But in Switzerland County and the town of Patriot, officials are working on a disaster plan. ''This was very much of a learning experience for all of us,'' said Gary Wentworth, Switzerland County emergency services director. ''If it happens again, even if it's worse, we will have less impact.''

Mr. Wentworth said anyone who was able to rebuild a flood-damaged home has moved back in. Others are waiting for word on federal buyouts.

''We got lucky this time,'' Mr. Wentworth said. ''No one died. But we've still got a long way to go.''

Falmouth being reborn

The scene today is most striking in Falmouth.

Construction crews crowd the small yards between homes, pounding hammers piercing the air with the rhythm of a church gospel. Falmouth is a city bustling with construction and development.

Once a dying city trying hard to make an economic comeback, Falmouth is being born again. But the revival is not without pain, fear and uncertainty.

Of all the flooded communities, Falmouth was hardest hit. Five people died. More than 250 homes and businesses were destroyed, totaling more than $40 million in losses.

While 97 homeowners wait for a federal buyout to begin, dozens are already back in their homes. On every street, debris left behind by floodwaters collides with signs of new life.

Brown, rough-edged pieces of wood sit in piles in front yards, contrasted against the lush green grass peeking out from between them. Lavish yellow daisies, purple freesia and bright yellow sunflowers outline the perimeters of cinder-block squares.

The foundations of houses lost to the Licking River's assault symbolize what life is like six months later. Their homes knocked down by huge forces, Falmouth's residents are rebuilding from the basement up.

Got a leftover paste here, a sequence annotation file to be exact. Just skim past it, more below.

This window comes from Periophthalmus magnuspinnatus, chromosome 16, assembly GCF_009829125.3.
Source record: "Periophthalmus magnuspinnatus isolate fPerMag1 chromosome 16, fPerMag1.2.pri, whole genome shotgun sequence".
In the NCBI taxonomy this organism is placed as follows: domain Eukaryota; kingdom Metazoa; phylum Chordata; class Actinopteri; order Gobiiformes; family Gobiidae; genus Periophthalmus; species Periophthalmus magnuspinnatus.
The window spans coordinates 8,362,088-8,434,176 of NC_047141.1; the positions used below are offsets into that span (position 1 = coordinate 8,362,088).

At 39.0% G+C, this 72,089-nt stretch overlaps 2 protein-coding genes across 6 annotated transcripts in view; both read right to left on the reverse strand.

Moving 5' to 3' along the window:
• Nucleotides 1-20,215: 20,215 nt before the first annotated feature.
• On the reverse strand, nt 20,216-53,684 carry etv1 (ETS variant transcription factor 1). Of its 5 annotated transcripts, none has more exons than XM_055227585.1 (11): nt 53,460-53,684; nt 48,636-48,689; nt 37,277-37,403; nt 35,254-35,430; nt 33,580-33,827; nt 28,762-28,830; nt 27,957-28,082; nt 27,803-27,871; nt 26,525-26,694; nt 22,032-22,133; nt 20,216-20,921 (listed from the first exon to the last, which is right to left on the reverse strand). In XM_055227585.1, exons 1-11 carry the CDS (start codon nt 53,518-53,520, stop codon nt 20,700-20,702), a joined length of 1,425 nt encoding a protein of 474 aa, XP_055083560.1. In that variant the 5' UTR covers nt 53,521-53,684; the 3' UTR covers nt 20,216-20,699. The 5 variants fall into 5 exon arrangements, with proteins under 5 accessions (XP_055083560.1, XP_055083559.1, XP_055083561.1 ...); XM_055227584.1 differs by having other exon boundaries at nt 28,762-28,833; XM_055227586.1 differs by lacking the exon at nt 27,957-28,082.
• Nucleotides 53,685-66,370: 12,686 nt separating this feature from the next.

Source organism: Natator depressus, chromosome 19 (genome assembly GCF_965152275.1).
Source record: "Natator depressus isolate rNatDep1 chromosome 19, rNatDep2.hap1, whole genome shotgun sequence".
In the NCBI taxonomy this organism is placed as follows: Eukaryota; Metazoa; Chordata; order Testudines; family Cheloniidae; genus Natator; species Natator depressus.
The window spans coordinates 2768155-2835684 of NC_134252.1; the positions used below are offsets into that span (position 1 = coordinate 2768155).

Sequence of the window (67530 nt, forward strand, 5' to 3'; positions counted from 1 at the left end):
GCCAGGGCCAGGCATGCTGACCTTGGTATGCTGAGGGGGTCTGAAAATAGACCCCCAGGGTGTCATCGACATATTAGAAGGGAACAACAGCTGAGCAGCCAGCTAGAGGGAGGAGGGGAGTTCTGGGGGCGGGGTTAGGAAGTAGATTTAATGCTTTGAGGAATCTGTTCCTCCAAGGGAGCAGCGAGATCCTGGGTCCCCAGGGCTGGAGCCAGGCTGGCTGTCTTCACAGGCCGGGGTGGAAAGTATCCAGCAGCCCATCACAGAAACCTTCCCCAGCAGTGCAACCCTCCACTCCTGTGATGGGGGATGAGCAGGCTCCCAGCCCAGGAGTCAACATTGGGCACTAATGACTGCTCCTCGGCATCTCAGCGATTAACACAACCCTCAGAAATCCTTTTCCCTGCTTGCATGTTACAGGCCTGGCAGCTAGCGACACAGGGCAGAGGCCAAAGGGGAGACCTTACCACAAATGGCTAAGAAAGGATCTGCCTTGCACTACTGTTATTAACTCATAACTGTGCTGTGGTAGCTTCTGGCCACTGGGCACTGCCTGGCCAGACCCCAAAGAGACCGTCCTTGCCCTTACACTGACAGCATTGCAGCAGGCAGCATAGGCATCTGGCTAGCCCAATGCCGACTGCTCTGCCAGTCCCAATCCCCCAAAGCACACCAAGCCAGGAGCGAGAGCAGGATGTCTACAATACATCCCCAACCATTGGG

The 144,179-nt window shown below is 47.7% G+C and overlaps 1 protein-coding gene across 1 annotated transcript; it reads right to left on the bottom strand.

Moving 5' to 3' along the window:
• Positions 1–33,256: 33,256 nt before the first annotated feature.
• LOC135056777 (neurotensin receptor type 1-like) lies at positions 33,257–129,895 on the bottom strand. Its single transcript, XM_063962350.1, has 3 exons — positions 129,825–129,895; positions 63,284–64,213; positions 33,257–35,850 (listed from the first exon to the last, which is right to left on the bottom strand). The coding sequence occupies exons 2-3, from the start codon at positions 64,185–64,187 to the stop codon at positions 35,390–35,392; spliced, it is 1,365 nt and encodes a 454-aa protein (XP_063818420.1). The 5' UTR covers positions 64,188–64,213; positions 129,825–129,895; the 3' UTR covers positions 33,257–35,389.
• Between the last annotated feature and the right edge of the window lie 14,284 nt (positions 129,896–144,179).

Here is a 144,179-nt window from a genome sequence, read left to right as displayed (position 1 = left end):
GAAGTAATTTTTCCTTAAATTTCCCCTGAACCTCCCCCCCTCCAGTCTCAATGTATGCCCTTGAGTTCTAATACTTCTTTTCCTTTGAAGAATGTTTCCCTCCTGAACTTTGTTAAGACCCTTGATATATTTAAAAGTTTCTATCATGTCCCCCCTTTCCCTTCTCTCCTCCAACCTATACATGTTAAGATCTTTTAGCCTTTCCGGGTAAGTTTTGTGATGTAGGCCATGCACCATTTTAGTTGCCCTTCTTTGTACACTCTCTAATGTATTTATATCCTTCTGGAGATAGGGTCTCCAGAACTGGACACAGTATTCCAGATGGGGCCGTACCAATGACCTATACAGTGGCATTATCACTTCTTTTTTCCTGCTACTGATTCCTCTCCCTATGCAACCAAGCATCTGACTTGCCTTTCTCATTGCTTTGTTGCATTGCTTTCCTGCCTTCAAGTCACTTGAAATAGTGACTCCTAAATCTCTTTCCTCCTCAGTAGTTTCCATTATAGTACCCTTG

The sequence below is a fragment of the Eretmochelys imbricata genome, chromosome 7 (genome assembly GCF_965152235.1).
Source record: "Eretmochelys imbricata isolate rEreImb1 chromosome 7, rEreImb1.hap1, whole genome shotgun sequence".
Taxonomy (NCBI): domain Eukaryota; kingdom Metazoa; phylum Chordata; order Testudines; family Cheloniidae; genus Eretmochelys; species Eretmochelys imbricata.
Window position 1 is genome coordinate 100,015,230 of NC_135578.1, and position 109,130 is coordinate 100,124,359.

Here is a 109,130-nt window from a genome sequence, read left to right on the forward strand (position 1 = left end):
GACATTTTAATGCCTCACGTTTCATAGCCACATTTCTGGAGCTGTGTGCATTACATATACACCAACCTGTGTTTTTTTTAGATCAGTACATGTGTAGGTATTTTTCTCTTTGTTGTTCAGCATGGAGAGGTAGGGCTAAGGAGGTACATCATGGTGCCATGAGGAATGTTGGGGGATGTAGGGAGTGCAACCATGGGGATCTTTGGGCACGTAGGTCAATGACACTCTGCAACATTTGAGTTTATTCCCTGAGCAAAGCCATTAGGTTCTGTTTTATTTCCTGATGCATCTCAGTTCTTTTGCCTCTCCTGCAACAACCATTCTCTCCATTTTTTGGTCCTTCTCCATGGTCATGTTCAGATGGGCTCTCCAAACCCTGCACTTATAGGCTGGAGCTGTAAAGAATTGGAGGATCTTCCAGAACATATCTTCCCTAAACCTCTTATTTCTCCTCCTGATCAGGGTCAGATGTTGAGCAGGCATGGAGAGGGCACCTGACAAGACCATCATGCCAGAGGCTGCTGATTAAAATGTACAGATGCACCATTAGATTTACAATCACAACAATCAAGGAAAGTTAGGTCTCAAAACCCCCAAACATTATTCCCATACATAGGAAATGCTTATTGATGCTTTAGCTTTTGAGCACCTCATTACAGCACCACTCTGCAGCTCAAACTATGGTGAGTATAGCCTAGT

The scene is the same all over town: homes in various stages of construction and remodeling. Residents living in places that look brand new. For many homeowners, the chance to rebuild means an opportunity to add amenities.

Sharon and Raymond Gray refurbished their one-story house on Dickerson Street with air conditioning, a concrete patio and a hardwood entryway. With their home completed, the Grays are making plans to get away to Gatlinburg, Tenn. for a vacation.

''We have a responsibility here,'' Mrs. Gray said about Falmouth. ''We can't get up and leave. We can't run away.''

Russ and Penny Conrad also decided that the city deserved their devotion. They reopened Conrad Hardware and Furniture on Shelby Street with less than its original net worth.

''I had no idea. I was so far wrong on what I thought this would be,'' Mr. Conrad said. ''I underestimated it by geometric proportions.''

Inside the store, which has cost the Conrads more than $500,000 to reopen, rows of new couches line the floor, their bright blues and muted yellows dulled by protective plastic coverings. A side room houses a jumble of new home appliances.